Tuesday, June 22, 2010
Edward Burne-Jones - Portrait of Bessie Keene, Study for Vespertina Quies
oil on canvas
66 by 54cm., 26 by 21in.
Lot Sold. Hammer Price with Buyer's Premium: 37,250 GBP
Vespertina Quies (FIG 1. Tate) which translates as 'Quiet of the Evening', was painted in 1893 and depicts a young girl dressed in a gown of deep, rich blue leaning on a balustrade with the empty courtyard of a convent and mysterious mist-veiled woodland beyond. The picture has been compared with the Mona Lisa, not only for the similarity of composition but also for the enigmatic expression of the woman. The enigmatic expression also recalls that of the mermaid in Burne-Jones' only Royal Academy exhibit The Depths of the Sea of 1887 (private collection) and of the various ghost-like women in The Sirens of c.1891-98 (John and Mabel Ringling Museum of Arts, Sarasota).
Vespertina Quies was originally owned by Mrs. Maurice Beddington and was
bequeathed to the Tate Gallery in 1940 by her daughter Maud. The Beddingtons had
been neighbours of Burne-Jones in Bennett's Hill, Birmingham and young Maud was
allowed to watch the artist as he worked on the painting. She recalled that 'He began by drawing the figure in raw umber... I think it was done before I came. Then he modelled the face in white and raw umber, lightly putting a little red on the lips, nostrils, and eyes.'(Martin Harrison and Bill Waters, Burne-Jones, 1973, p.158) It is the same technique that he used for this delicate study for the painting and for an oil sketch for Sibylla Delphica painted c.1885 (Cecil French Bequest, Hammersmith and Fulham Libraries).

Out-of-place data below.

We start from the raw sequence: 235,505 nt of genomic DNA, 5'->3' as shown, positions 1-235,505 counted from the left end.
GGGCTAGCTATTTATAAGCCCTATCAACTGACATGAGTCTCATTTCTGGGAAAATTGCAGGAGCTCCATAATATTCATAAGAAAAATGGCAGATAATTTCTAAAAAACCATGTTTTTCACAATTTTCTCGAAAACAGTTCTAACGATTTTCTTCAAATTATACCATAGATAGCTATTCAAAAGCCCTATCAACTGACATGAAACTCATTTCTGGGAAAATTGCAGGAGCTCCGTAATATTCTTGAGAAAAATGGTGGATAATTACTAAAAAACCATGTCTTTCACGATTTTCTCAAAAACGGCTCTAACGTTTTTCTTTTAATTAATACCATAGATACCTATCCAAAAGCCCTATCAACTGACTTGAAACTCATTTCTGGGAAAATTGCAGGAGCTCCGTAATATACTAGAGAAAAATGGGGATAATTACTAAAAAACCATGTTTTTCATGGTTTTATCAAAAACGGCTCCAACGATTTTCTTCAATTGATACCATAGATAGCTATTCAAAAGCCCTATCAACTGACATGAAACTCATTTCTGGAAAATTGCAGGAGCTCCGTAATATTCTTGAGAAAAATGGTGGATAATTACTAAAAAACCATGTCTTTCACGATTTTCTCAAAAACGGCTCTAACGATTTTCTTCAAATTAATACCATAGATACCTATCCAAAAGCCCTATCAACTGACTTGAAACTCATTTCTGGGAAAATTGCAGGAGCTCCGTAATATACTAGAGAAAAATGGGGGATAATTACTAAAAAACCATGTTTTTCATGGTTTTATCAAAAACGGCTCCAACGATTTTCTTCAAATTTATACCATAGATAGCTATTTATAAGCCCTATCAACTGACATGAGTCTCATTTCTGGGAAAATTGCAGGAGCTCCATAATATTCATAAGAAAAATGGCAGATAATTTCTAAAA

The sitter for Vespertina Quies was Bessie Keene, a favourite model whose mother had
also posed for Burne-Jones. It was recalled by Graham Robertson that Burne-Jones
'used Bessie's face much in his later work - she succeeded her mother as chief 'angel' and 'nymph' - and he produced one beautiful portrait of her; actually a portrait, though he called the picture Vespertina Quies.' (William Graham Robertson, Time Was: The Reminiscences of W. Graham Robertson, 1931, p. 282) Vespertina Quies was perceived by the critic Frederic Stephens to be a pendant to Burne-Jones' portrait of his daughter Margaret entitled Flamma Vestalis of 1886 (Collection of Lord Lloyd Webber) both pictures depicting young girls dressed in black-blue. The fact that the young woman in Vespertina Quies was depicted playing nervously with a ring on her finger and with a convent courtyard behind implies that her emotions are conflicted and that she is deciding between marriage and celibacy. Similarly Flamma Vestalis depicts a melancholy vestal, caught in a world somewhere between Heaven and Earth but not entirely in either.